And watching the clock for my next application. Staring at myself in the mirror. The circular motion and the upward sweeps. It feels so... self-absorbed. Not my thing.

Yes, I do realize I'm walking away from walking the years back, and I'm not going to achieve my full radiance potential. I'll happily settle for less than dewy perfection because frankly, I'm just not that into me.



February 15, 2018

Goldfish in My Freezer

I have dead goldfish in my freezer. Two of them. Suspended in ice side by side in little plastic containers. We're waiting for the spring thaw so we can bury them out back next to Lucky the unlucky turtle and Milo the canary.

My husband thinks it's creepy. The kids find it comforting. I'm uneasy. I worry that it's disrespectful to Goldie and Oscar. Their eyes accuse me every time I reach over them for the frozen peas.



February 11, 2018

It's Enough With the "Good Job" Already

Out with a friend yesterday, we stopped in the bathroom to wash our hands before lunch. In the few minutes that took, my friend bestowed 6... yes, six... "good job"s on her little girl.

One for turning the faucet on. Good job!
One for holding her hand under the automatic soap dispenser and catching the soap. Good job!
One for rubbing her hands together to create a lather. Good job!
One for successfully rinsing said lather off her hands. Good job!
One for tugging a paper towel from the dispenser. Good job!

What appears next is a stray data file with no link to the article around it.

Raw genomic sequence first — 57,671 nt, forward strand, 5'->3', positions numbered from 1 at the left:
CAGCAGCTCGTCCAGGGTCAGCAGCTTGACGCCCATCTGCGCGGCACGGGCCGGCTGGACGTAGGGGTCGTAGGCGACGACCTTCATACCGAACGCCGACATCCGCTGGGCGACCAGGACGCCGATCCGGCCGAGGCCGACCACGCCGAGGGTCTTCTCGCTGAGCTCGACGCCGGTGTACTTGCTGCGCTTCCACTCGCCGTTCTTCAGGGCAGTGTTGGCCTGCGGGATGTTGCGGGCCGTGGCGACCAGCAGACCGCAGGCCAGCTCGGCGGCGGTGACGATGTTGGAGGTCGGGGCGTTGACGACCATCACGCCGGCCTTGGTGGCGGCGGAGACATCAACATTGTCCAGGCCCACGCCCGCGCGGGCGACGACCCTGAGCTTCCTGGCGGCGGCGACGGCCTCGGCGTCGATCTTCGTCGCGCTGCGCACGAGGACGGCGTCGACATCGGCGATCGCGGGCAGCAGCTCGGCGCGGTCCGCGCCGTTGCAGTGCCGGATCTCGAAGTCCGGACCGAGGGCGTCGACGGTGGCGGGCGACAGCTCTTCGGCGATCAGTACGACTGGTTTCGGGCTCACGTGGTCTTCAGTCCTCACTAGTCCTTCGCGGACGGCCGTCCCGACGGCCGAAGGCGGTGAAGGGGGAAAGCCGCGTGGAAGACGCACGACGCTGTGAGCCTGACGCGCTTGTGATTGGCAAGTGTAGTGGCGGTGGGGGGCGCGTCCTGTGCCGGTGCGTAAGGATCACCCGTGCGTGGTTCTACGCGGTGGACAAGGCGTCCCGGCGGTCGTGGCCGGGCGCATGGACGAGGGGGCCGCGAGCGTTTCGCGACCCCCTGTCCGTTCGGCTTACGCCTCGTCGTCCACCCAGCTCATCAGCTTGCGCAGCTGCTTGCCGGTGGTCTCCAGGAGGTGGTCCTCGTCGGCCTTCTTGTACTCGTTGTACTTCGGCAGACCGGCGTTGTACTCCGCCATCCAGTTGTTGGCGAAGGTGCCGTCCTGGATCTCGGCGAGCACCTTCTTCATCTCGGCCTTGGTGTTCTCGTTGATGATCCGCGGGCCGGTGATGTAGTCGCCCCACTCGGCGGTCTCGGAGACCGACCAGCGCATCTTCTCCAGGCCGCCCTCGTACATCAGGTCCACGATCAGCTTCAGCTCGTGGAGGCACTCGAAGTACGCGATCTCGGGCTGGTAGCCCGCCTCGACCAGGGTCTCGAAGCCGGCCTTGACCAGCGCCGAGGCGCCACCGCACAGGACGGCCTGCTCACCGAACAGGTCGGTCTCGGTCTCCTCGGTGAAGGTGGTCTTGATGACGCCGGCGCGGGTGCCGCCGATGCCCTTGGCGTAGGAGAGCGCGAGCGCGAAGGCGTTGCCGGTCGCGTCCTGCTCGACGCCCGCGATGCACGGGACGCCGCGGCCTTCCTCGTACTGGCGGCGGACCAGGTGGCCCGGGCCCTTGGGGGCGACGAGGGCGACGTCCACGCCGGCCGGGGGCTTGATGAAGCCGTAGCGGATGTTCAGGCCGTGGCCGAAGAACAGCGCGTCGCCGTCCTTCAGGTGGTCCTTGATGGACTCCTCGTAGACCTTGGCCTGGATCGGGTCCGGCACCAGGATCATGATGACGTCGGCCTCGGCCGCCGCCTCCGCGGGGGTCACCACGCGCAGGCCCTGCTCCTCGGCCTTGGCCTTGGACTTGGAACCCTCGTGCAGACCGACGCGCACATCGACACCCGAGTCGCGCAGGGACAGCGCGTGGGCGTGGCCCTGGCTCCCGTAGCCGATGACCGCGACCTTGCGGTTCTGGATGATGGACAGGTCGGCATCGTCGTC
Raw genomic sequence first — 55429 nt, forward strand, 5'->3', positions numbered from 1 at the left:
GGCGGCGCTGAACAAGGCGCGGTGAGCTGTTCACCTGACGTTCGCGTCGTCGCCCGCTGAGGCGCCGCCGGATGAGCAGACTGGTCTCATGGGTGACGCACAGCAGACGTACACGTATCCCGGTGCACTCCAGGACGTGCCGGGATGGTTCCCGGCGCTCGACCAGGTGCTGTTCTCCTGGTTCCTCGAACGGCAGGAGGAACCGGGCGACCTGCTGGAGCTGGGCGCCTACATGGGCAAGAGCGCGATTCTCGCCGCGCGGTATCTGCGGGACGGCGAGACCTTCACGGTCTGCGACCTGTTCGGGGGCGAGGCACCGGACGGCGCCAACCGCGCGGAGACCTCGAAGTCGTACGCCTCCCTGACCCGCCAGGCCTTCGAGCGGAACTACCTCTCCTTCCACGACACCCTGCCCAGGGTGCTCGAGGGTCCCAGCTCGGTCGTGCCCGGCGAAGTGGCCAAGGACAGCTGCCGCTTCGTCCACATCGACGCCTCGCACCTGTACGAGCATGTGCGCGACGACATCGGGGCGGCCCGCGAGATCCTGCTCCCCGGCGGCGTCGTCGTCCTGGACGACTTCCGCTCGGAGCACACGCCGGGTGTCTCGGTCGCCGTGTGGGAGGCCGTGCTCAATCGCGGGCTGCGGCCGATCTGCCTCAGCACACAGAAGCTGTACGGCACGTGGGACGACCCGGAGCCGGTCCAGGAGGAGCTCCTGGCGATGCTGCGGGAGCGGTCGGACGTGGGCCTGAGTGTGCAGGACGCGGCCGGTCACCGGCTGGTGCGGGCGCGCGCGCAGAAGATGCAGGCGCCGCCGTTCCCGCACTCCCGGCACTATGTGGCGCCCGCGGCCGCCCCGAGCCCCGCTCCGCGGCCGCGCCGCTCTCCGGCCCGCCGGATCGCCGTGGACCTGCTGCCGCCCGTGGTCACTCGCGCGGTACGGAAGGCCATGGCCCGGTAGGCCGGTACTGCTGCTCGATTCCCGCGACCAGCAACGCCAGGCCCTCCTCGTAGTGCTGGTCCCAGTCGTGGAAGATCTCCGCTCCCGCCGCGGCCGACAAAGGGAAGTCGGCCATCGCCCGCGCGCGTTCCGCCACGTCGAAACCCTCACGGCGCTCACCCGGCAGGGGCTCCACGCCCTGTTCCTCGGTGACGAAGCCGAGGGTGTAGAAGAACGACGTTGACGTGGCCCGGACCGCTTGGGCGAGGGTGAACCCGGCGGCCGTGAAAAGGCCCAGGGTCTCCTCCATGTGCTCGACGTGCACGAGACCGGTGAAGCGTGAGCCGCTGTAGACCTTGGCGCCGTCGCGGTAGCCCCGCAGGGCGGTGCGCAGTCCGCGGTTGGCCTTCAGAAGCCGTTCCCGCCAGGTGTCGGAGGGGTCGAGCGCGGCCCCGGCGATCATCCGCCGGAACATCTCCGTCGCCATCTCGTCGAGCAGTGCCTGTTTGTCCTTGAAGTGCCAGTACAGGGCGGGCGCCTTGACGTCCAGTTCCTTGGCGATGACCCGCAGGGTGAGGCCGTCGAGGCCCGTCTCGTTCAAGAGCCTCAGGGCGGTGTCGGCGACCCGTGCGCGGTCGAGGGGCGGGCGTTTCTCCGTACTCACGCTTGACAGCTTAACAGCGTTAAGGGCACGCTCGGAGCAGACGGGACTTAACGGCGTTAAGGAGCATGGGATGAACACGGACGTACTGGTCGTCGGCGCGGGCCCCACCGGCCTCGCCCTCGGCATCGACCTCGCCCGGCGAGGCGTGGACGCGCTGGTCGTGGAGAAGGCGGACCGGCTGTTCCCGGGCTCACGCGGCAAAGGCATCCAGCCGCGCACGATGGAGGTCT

One for throwing the paper towel in the trash bin. Good job!

I believe she had good intentions. I believe she was trying to encourage her daughter's independence. The problem is that over-praising does the opposite. It fosters dependence by setting the expectation of Behavior = Reward. When you do XYZ, I reward you with praise. You do, then I give. Over-praising fixes an external locus of control. You rely on me to validate you. (What happens if I'm not there or I'm talking to someone else, or I'm too tired or not in the mood to slap a Good job! on you?)

Of course praise can be motivating, and there's nothing wrong with giving it. But much of the value is in the judiciousness of the offering. If everything our children do is praised, the praise means less. And besides, who wants to constantly monitor every micro-move their kid makes and comment on it?